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Google Phone Could Drive Apple Into Allegiance With Microsoft

Soulskill posted more than 4 years ago | from the clash-of-the-titans dept.

Businesses 325

rsmiller510 writes "A BusinessWeek report suggests that the Nexus One release marks the latest volley in an escalating war between Google and Apple, one that could force Apple into working more closely with Microsoft. 'When companies start to imitate one another, it's usually either an extreme case of flattery—or war. In the case of Google and Apple, it's both. Separated by a mere 10 miles in Silicon Valley, the two have been on famously good terms for almost a decade. ... Now the companies have entered a new, more adversarial phase. With Nexus One, Google, which had been content to power multiple phonemakers' devices with Android, enters the hardware game, becoming a direct threat to the iPhone. With its Quattro purchase, Apple aims to create completely new kinds of mobile ads, say three sources familiar with Apple's thinking. The goal isn't so much to compete with Google in search as to make search on mobile phones obsolete. ... Some analysts believe the Apple-Google battle is likely to get much rougher in the months ahead. Ovum's Yarmis thinks Apple may soon decide to dump Google as the default search engine on its devices, primarily to cut Google off from mobile data that could be used to improve its advertising and Android technology. Jobs might cut a deal with—gasp!—Microsoft to make Bing Apple's engine of choice, or even launch its own search engine, Yarmis says."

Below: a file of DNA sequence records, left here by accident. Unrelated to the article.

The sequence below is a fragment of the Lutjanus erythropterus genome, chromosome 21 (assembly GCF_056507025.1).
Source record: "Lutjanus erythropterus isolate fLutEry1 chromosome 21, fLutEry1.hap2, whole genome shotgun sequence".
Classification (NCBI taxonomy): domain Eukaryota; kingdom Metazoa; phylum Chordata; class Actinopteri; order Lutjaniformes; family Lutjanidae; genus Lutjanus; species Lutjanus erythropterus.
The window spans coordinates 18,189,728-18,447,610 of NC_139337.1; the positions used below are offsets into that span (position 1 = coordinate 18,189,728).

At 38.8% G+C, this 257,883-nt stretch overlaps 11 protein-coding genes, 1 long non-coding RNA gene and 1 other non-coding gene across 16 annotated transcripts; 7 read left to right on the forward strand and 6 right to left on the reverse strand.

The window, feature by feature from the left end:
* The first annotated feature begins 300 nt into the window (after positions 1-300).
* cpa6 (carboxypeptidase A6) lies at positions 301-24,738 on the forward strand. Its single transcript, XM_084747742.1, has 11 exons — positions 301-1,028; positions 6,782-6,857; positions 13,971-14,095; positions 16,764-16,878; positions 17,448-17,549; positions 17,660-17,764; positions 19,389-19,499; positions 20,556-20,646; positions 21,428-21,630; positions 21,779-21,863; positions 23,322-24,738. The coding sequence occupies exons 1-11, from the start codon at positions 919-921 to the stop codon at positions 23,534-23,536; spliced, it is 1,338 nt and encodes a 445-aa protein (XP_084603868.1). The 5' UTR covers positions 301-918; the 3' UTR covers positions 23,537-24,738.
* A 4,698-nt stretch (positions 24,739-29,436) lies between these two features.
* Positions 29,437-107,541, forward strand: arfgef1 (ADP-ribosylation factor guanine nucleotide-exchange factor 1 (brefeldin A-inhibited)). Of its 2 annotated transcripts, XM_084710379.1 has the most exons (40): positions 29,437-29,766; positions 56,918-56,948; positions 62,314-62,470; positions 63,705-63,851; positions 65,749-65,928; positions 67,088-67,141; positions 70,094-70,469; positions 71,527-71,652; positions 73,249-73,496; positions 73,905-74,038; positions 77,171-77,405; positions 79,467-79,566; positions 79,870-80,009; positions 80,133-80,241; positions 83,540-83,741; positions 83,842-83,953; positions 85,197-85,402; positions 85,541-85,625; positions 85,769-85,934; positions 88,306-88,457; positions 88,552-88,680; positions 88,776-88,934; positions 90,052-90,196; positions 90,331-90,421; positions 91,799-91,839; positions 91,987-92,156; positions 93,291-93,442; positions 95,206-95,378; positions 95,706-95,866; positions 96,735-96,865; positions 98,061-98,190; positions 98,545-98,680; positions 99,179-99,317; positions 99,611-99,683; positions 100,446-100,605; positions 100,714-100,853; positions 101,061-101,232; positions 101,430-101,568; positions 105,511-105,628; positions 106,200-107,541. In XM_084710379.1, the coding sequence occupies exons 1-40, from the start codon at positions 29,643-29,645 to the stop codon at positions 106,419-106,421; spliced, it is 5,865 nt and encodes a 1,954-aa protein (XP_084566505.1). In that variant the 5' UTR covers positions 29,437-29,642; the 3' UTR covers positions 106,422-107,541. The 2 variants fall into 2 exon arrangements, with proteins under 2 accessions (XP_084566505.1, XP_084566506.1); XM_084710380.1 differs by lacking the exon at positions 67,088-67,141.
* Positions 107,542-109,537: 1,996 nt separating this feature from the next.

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This makes perfect sense (4, Interesting)

Foredecker (161844) | more than 4 years ago | (#30799378)

Apple is a great company, but they are not large enough to build their own search engine, advertising platform, and back end services to run them. Microsoft's search (bing), advertising platform, and back end services are all designed for partnering - its the core business model.

of course, Microsoft will compete with Apple in the phone space at some point in the future (we are clearly uncompetitive now...), but if Apple is going to be in bed with a competitor, its much better that it be Microsoft rather than google - better for both companies. I mentioed this to Symbolset [slashdot.org] in a post here [slashdot.org] .

Re:This makes perfect sense (3, Insightful)

Anonymous Coward | more than 4 years ago | (#30799456)

Never going to happen, the Apple market is not the phone market but the mac market which is directly competing with microsoft (PC front). They have more than enough capital to create their own search engine and plenty of popular opinion to market it. Not to mention that the whole Apple fanism is based on the belief that MS stole their software.